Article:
EDI Impact Assessments

What is an Equality Impact Assessment?

An Equality Impact Assessment (EIA) is a tool that helps us to place equality, diversity, cohesion, and integration at the heart of everything we do and make sure our strategies, policies, services, and functions achieve their purpose.

Why do them?

We want to ensure that in our activities as an employer and as a provider of education that we don’t inadvertently disadvantage anyone, and wherever possible, we advance equality, diversity, and inclusion.

The legal background within the Equality Act 2010 requires that we meet the Public Sector Equality Duties; to have due regard to the need to eliminate discrimination, advance equality of opportunity


What groups should be included in an EIA?

There are nine ‘protected characteristics’ to be considered, there is a list on the form for the provisional assessment. It’s also good practice to consider those who have fixed term contracts, who work and/or study part time, study at undergraduate or post graduate level, are carers as well as students and/or staff. 

When is an EIA needed?

When you’re developing a new policy, process, function, or service, or you’re reviewing an existing policy, process, function, or service. It’s good practice to start to think about it as early as possible in the process and to consult with those who might be affected. 

Who does the EIA?

The person who is the ‘owner’/drafter of the document/initiative or project,  in other words, the person who knows most about it. They should ask another person to assist them to act as the ‘critical friend’ at the provisional stage and with a full assessment, if this is required. 

How to do an EIA?

There is a set of guidance on these web pages, as well as two forms that take you through the process.

The first form is a ‘provisional assessment’ that helps to explore any risk of a negative impact for any of the groups listed. If there’s no risk identified, the policy/activity continues.

If there is a risk of negative impact then a ‘full’ EIA is needed, this is the second form and data will need to be collected about the groups listed.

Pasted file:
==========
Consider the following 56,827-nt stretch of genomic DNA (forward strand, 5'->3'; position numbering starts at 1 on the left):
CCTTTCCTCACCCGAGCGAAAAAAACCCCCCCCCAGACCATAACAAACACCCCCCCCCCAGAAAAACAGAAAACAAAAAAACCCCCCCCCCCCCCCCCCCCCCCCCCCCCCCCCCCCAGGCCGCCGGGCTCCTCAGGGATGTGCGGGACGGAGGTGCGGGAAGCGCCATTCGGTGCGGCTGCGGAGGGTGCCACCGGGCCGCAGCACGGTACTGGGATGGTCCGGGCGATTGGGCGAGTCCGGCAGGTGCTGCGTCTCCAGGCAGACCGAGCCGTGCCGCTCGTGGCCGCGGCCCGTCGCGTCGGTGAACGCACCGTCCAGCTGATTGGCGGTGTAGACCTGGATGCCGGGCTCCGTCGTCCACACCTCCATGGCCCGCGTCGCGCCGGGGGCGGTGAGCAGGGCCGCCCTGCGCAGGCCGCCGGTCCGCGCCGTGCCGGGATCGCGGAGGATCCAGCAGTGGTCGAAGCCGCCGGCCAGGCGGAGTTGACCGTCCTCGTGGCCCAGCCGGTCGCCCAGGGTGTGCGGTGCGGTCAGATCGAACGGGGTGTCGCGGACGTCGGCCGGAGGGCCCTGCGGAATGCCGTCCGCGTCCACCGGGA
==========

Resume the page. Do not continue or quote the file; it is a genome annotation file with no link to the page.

Where can the data or evidence for a full assessment be found?

The HR Ops team can help with data on staff groups e.g., age, gender, ethnicity profile.

Student data can be requested from the Data Management Unit in Registry.

Any data will be overall statistics and not identify individuals. If there are low numbers in a group with a risk of individual becoming identified, the data will be aggregated with another group.     


What happens if the full assessment shows that there is a risk of a negative impact for one or more groups?

These are the options.

  • Adapt or change it in a way which eliminates the impact
  • Decide not to proceed
  • Proceed with caution and and set out the rationale

Who keeps the record of the EIA

The provisional assessment is kept by the policy ‘owner,’ and they might wish to include a copy with the policy as it progresses through the appropriate approval route.

A full assessment needs to be attached to the policy as it progresses. 

Ideally an equality impact assessment (EIA) should be conducted as early as possible, to enable any identified issues to be mitigated or avoided altogether. 

What training is there for EIAs?

Contact training@worc.ac.uk and this will be arranged with you. Refresher training resources are also available. The EDI e-learning course in LearnUpon is recommended before you attend the training.       

The provisional assessment is kept by the owner of the document/initiative/project and they might wish to include a copy with the policy as it progresses through the appropriate approval route.

A full assessment needs to be attached to the document/initiative/project as it progresses, including through the approval process. 

 A set of guidance on conducting and EIA and two forms that take you through the process are available here.